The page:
Trauma or dysfunction of the ankle and lower leg muscles can lead to biomechanical changes, causing gait deviations that lead to further injury. Most ankle injuries have an acute onset. Ankle sprains are frequently cited as the most common sports-related injuries and have a high reinjury rate, secondary to chronic laxity of the ligaments and/or the subsequent loss of the joint’s sense of position caused by injury to proprioceptors.1,2 Examination of the ankle must also include the trunk and lower extremity to capture potential proximal influences on the ankle and leg.
The tibia and fibula form the lower leg (Fig. 9-1). Proper biomechanics of the knee, foot, and ankle require a normal relationship between the tibia and fibula. These bones function to distribute the weight-bearing forces, allowing the junction of the distal tibia, fibula, and talus (the ankle mortise) to produce the range of motion (ROM) needed for walking and running (Fig. 9-2).
Long bones of the lower leg and their primary bony landmarks.
Ankle mortise—the articulation formed by the distal articular surface of the tibia and its medial malleolus, the fibula’s lateral malleolus, and the talus.
The tibia is the primary weight-bearing bone of the leg. Its slightly concave distal articular surface forms the roof of the ankle mortise; the medial malleolus forms the shallow medial border of the mortise and provides a broad site for the attachment of the deltoid ligaments.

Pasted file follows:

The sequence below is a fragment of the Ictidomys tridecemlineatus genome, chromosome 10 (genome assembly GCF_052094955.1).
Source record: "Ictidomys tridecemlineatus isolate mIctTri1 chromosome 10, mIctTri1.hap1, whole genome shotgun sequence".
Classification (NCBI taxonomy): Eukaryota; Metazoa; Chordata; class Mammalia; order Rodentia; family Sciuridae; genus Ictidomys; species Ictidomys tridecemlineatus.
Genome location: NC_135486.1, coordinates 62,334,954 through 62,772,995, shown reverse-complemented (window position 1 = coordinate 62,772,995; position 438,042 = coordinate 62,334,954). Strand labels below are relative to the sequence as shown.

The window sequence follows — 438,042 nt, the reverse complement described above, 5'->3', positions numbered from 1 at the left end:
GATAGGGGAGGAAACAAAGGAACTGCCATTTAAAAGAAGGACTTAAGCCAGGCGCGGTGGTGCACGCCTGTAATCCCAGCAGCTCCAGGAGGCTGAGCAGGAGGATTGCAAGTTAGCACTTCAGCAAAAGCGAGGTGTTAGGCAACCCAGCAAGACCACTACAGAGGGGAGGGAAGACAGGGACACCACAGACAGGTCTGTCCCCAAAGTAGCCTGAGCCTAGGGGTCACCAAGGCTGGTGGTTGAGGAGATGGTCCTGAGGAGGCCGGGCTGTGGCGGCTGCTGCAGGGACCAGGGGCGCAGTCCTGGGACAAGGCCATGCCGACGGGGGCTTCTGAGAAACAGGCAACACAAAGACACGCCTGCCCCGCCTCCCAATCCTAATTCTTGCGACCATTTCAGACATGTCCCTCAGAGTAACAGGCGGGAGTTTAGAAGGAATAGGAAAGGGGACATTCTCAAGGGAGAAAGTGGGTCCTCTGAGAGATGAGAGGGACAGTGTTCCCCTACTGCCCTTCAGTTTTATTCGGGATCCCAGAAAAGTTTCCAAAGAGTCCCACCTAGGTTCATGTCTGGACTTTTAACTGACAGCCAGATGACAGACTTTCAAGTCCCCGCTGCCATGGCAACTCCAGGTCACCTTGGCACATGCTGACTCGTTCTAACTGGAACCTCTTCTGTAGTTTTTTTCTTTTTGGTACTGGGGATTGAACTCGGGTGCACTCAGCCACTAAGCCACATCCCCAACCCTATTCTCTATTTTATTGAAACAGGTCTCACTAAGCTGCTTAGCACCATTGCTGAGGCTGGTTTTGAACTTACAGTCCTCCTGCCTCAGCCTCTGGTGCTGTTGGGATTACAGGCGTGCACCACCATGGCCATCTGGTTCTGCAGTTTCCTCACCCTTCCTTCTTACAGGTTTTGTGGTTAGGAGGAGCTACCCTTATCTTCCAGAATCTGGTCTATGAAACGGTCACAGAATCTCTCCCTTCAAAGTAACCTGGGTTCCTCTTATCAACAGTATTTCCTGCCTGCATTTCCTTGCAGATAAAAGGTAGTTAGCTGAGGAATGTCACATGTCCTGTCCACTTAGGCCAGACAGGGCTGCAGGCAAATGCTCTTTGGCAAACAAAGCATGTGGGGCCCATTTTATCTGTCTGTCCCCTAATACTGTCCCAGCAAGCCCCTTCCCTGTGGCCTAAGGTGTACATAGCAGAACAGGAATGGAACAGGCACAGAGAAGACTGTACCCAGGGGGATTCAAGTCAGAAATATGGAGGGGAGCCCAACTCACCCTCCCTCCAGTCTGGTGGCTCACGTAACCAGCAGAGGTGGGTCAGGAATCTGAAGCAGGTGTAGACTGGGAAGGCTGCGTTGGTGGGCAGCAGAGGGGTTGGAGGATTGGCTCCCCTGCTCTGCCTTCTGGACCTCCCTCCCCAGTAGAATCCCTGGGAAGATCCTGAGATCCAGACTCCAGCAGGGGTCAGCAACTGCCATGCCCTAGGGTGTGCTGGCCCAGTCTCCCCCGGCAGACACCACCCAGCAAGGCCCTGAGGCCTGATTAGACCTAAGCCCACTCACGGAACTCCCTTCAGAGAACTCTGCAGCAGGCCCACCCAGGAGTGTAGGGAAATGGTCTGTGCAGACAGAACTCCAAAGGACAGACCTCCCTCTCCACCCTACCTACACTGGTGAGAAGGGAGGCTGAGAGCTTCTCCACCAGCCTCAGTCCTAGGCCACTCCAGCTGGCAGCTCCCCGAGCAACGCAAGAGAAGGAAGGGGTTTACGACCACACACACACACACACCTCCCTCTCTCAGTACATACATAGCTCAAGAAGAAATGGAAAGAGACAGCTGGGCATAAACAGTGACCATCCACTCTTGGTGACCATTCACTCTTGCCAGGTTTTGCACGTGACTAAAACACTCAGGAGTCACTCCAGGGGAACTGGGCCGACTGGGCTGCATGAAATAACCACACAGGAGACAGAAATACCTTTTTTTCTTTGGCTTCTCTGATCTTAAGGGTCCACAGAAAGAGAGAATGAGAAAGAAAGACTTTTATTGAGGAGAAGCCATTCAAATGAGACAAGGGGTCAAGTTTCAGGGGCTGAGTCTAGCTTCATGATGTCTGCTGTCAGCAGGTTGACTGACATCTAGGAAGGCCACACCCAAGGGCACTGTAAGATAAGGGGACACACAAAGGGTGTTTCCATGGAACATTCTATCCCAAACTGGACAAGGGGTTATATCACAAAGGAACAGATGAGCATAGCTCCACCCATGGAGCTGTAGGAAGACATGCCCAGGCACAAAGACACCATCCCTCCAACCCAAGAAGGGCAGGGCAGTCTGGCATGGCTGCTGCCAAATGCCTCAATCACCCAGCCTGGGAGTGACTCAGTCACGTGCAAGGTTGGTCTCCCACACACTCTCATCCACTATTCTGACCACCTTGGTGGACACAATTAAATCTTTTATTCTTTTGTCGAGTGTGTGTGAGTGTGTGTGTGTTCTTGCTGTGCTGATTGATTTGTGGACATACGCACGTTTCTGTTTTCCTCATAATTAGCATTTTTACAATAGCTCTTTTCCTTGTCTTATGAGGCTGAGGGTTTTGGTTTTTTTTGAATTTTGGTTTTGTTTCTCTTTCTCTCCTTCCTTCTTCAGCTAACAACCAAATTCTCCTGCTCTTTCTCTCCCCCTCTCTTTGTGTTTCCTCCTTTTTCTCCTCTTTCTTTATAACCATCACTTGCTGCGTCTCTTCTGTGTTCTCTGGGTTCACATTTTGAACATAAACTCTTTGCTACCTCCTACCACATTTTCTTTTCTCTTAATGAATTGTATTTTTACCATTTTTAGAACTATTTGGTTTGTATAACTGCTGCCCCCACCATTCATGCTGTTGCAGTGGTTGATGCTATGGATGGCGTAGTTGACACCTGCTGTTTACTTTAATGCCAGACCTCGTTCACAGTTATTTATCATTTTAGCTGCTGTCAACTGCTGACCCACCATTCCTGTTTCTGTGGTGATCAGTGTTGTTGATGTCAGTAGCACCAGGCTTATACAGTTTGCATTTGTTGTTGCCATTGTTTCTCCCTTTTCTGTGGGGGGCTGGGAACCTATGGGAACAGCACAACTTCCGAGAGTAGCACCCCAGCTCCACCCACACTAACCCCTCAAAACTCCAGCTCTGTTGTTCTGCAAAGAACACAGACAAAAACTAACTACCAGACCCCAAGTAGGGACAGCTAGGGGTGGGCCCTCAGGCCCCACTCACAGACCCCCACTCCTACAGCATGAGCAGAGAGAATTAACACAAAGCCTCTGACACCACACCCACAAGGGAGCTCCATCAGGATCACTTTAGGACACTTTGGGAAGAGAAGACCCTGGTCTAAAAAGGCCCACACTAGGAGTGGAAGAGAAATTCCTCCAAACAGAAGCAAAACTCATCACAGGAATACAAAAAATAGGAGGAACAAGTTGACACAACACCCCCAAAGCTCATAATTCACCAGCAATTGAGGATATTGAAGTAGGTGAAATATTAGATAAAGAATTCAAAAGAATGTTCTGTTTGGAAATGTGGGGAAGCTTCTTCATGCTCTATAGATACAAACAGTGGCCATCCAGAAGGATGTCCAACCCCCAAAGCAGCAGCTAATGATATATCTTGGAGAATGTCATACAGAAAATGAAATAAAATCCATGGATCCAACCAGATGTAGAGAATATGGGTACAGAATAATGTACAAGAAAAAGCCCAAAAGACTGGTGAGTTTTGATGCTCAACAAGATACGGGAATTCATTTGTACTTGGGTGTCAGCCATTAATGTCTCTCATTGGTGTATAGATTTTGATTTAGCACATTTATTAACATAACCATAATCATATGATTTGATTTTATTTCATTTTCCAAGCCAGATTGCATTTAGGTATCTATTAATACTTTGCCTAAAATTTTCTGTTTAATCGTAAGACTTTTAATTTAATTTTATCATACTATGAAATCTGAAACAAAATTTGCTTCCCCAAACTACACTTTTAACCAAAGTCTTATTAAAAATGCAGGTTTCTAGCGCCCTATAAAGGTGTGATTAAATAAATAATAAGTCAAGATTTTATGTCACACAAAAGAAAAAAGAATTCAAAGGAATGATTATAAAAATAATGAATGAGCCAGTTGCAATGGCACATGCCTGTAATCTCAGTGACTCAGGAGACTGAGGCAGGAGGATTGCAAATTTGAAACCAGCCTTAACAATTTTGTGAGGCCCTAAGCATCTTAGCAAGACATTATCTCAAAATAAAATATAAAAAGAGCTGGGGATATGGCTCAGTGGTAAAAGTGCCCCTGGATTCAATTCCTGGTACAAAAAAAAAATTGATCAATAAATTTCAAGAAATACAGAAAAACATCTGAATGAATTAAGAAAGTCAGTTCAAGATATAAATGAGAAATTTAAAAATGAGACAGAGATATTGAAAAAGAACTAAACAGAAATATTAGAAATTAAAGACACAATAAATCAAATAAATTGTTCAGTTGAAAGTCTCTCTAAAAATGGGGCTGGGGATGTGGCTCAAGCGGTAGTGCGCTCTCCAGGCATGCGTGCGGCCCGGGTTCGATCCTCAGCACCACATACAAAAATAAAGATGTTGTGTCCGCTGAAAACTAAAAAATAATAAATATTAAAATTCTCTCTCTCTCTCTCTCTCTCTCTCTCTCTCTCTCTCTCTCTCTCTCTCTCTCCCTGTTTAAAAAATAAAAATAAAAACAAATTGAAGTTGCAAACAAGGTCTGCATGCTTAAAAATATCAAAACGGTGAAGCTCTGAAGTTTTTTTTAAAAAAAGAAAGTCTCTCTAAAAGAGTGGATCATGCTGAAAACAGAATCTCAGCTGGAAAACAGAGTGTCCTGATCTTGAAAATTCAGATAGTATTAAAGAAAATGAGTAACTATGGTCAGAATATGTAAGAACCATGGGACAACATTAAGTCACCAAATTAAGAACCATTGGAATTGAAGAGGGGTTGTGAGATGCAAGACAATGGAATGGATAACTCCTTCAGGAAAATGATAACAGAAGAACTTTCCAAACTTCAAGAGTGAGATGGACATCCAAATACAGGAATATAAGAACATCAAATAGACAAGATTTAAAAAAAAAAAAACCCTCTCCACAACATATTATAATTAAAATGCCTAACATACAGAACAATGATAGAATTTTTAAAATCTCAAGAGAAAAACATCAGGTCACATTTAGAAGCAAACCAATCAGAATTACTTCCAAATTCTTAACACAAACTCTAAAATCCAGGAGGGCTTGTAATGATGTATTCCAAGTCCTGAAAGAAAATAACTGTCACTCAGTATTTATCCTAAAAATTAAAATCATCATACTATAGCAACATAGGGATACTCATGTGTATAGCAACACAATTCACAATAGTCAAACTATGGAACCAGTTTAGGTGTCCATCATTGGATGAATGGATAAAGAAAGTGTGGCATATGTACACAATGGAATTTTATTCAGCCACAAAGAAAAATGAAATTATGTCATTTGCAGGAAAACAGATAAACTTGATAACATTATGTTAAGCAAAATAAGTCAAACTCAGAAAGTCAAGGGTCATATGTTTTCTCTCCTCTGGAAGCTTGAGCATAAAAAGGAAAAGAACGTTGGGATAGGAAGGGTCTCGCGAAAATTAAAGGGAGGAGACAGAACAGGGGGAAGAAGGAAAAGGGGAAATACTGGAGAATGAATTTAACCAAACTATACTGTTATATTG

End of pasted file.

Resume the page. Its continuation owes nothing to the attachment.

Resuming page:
The muscles acting on the ankle, foot, and toes originate off the anterolateral and posterior borders of the tibial shaft. The periosteum at the sites of these muscles’ attachments may become inflamed secondary to overuse. The relatively flat anteromedial portion is covered only by skin, predisposing the richly innervated periosteum to contusions in this area. The interosseous membrane arises off the length of the lateral tibial border and attaches to the length of the medial fibula, binding the bones together.
The fibula, a long thin bone, is lateral to the tibia. The fibula serves as (1) a site of muscular origin and insertion, (2) a site of ligamentous attachment, (3) a pulley to increase efficiency of the muscles that run posteriorly to it, and (4) a source of lateral stability to the ankle mortise.
The fibula transmits from 0% to 12% of the total body weight.3 Clinically, the percentage of force carried along this bone is inconsequential because trauma to the fibula decreases its ability to serve in its previously described roles.
With the exception of the fibular head, the upper twothirds of the fibular ...